Wednesday, 18 April 2018

Can We Teach Creatively? (part 5)

Current research presents a favourable picture of creativity-training programs as a viable option for improving creativity. Creativity-training programs appear most effective when they are targeting creative problem-solving or divergent thinking and provide structured instruction and practice around problem-solving steps.

Thimmesh C. (2014). TEDxUniversityofStThomas. Creativity in the classroom (in 5 minutes or less!). 

Continuing my summary of Lai, E. R., Yarbro, J., DiCerbo, K., & de Geest, E. (2018). Skills for Today: What We Know about Teaching and Assessing Creativity. London: Pearson.

Today, I look at two curricula that the reading mentions, the Learn To Think (LTT) program and The DISCOVER project.

The Learn To Think (LTT) program (China - evaluated by Hu et al. (2013))

Was designed to develop thinking abilities (including aspects of creative thinking) in primary and secondary students in China.
The program is based on the thinking-ability structure model, which includes:
  • thinking content (mathematics, language and literature, science, society, art, other disciplines and daily life experience);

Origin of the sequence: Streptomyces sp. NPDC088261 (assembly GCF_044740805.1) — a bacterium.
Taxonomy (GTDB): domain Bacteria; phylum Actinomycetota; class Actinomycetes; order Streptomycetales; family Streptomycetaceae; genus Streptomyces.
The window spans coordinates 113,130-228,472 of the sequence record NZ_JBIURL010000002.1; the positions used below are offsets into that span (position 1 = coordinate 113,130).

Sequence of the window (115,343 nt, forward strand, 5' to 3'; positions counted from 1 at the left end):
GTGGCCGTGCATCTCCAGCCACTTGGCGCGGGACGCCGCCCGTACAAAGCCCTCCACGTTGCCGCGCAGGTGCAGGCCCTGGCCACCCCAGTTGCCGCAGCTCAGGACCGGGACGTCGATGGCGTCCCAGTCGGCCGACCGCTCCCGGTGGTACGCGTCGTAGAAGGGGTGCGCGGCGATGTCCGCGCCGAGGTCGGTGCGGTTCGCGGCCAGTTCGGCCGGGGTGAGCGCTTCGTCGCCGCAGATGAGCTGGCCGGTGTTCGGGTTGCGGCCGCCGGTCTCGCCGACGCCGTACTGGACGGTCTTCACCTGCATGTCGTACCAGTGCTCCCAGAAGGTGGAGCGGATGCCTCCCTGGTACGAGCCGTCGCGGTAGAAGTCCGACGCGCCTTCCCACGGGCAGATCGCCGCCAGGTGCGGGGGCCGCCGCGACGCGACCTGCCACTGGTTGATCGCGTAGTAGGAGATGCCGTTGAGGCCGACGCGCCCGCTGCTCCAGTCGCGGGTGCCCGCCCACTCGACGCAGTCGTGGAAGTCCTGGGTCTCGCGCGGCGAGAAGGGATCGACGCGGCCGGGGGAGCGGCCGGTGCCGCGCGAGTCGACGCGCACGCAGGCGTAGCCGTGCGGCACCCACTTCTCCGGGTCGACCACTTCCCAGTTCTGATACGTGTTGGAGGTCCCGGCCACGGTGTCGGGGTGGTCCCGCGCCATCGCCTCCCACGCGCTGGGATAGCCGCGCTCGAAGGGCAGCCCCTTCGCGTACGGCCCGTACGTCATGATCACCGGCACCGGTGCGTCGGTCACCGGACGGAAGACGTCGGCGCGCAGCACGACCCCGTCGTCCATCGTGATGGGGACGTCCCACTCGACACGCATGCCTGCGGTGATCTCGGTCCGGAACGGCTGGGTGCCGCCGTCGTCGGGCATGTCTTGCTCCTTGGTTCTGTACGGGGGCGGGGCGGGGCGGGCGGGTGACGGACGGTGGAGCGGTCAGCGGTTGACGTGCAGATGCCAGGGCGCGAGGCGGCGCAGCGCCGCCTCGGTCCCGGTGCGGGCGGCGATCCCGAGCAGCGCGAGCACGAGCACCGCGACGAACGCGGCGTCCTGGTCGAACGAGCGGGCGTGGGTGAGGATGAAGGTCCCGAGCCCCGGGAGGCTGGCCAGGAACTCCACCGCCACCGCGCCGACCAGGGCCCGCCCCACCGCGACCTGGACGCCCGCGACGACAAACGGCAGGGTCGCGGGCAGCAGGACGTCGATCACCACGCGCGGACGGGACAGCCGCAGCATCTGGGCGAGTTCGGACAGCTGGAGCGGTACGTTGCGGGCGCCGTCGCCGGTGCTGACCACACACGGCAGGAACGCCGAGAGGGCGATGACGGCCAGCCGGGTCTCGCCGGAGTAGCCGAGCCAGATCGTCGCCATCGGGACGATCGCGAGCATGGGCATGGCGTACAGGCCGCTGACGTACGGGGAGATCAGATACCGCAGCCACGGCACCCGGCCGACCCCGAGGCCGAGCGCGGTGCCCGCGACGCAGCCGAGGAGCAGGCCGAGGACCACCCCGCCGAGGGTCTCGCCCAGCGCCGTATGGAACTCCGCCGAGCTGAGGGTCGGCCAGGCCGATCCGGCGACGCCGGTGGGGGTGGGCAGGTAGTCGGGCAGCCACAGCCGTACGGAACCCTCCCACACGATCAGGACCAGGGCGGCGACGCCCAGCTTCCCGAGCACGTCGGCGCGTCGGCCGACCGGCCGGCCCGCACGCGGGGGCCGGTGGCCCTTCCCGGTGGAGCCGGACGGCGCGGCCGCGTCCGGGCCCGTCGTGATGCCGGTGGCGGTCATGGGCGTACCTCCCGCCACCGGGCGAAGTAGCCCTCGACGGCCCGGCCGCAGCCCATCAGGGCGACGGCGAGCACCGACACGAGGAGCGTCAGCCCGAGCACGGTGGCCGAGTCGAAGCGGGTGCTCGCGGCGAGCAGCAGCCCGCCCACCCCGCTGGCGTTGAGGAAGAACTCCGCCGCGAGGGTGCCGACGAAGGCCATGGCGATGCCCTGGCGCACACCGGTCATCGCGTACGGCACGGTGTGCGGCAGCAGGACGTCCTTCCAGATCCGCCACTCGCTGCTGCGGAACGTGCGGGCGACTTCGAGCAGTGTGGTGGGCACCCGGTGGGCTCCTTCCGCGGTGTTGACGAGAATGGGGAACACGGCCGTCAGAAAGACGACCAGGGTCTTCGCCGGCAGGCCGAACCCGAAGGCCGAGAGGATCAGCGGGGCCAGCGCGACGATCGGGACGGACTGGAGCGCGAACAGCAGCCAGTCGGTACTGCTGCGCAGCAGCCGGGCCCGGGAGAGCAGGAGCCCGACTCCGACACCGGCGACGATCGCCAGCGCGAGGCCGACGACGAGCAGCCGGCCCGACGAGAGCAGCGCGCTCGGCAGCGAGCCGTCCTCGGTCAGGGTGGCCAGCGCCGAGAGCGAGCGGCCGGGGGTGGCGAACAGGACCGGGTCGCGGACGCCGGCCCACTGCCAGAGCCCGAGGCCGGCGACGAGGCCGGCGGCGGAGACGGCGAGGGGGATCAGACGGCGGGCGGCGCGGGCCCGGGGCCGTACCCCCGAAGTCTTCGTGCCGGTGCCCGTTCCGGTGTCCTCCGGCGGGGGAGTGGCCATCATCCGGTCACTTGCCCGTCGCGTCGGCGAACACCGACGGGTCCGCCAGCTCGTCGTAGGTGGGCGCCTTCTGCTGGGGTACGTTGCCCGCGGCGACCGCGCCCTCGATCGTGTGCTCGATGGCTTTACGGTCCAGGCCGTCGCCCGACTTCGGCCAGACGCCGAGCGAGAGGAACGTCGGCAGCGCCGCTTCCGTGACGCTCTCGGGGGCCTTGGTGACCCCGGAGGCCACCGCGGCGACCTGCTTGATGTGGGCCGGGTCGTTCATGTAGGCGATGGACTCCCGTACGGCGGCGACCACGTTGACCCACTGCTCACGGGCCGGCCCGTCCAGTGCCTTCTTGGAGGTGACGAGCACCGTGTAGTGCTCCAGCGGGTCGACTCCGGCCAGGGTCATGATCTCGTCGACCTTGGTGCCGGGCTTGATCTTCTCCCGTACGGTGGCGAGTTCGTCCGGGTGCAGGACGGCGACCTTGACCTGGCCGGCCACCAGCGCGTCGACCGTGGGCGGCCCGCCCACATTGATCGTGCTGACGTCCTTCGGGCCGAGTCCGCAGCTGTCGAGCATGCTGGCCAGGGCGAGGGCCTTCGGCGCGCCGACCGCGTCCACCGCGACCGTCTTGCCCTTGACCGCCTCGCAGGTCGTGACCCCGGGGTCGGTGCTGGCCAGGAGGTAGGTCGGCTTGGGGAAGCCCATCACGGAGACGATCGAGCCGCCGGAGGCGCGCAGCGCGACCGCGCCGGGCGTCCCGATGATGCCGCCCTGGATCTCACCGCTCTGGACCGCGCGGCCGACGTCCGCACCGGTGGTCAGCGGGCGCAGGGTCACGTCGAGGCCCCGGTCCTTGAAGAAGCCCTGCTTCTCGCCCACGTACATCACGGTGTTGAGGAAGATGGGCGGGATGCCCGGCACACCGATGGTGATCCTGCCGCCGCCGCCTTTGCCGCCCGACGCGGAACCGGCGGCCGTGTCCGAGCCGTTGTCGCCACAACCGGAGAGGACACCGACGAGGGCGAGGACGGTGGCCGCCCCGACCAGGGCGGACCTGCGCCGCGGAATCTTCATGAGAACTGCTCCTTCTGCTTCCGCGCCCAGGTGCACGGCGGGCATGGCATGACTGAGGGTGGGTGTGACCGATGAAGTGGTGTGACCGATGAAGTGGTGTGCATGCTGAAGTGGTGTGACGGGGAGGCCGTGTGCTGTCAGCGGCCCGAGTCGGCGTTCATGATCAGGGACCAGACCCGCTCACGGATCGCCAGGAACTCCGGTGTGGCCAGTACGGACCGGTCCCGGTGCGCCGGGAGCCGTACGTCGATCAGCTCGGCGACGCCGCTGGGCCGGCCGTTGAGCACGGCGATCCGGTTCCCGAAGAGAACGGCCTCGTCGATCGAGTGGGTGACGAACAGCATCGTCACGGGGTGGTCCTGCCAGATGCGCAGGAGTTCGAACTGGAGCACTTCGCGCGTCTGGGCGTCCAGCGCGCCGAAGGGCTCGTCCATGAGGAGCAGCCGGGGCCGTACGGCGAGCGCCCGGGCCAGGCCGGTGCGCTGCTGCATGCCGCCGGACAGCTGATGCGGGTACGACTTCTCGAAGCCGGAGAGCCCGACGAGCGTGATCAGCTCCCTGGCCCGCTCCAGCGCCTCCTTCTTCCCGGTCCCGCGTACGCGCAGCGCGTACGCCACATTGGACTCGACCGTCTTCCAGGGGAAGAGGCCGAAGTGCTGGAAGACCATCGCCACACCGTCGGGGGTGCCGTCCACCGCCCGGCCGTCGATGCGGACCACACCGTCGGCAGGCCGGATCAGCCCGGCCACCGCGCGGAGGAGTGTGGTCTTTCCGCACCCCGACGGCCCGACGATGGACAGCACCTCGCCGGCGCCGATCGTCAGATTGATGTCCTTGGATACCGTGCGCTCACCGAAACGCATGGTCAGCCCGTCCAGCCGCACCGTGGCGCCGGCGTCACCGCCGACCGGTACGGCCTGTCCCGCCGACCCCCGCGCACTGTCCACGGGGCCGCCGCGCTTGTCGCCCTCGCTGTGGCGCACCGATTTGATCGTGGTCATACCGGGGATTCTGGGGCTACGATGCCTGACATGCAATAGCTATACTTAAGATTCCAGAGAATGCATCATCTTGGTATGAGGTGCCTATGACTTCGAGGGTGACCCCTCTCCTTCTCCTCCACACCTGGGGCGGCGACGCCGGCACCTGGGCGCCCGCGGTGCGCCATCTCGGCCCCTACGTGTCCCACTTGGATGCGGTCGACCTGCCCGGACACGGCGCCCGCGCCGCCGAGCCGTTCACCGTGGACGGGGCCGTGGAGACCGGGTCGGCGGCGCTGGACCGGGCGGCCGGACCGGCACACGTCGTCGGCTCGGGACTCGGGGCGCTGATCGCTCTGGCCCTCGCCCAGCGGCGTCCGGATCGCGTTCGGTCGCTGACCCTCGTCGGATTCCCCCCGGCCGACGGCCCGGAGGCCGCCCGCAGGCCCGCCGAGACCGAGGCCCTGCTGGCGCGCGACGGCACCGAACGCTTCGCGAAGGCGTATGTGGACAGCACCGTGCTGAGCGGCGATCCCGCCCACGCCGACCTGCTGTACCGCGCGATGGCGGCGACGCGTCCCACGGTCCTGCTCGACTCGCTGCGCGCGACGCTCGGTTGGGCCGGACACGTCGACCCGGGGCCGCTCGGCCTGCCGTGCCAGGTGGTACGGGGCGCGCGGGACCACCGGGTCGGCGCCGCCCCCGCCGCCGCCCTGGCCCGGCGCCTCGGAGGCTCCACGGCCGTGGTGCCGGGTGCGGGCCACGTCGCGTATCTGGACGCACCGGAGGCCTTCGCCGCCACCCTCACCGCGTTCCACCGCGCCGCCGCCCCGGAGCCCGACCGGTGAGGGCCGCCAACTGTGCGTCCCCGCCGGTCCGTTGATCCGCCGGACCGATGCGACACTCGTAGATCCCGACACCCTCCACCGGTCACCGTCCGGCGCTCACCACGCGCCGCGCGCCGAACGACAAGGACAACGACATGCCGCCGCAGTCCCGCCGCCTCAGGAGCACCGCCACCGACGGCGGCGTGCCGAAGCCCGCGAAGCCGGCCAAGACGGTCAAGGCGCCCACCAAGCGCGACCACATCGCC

• thinking methods (observation, space cognition, comparison, classification, inductive and deductive reasoning, reorganization, brainstorming, transfer, questioning);
  • thinking quality (profundity, flexibility, critical thinking, agility, and originality.
LTT study was implemented in more than 300 primary and secondary schools in China, with more than 200,000 students participating over a period of ten years.
Hu et al. (2013) examined the impact of LTT on creative problem-solving within a scientific context for secondary-school students (aged 12+) who participated in LTT activities every two weeks over a two-year period.
Six months after the intervention concluded, creative problem-solving scores were significantly higher for students who received the LTT intervention, when compared to the control group.
These results indicate that the LTT program can positively impact the development of
scientific creativity in secondary-school students, with fairly long-lasting effects.

A list of Active Learning Strategies can be found here

The DISCOVER project (Maker, Jo and Muammar (2008)

A curriculum and teaching model organized around the following six principles:
  1. Integrate multiple intelligences through self-selected product formats, available/accessible tools, and choices based on student interests and strengths;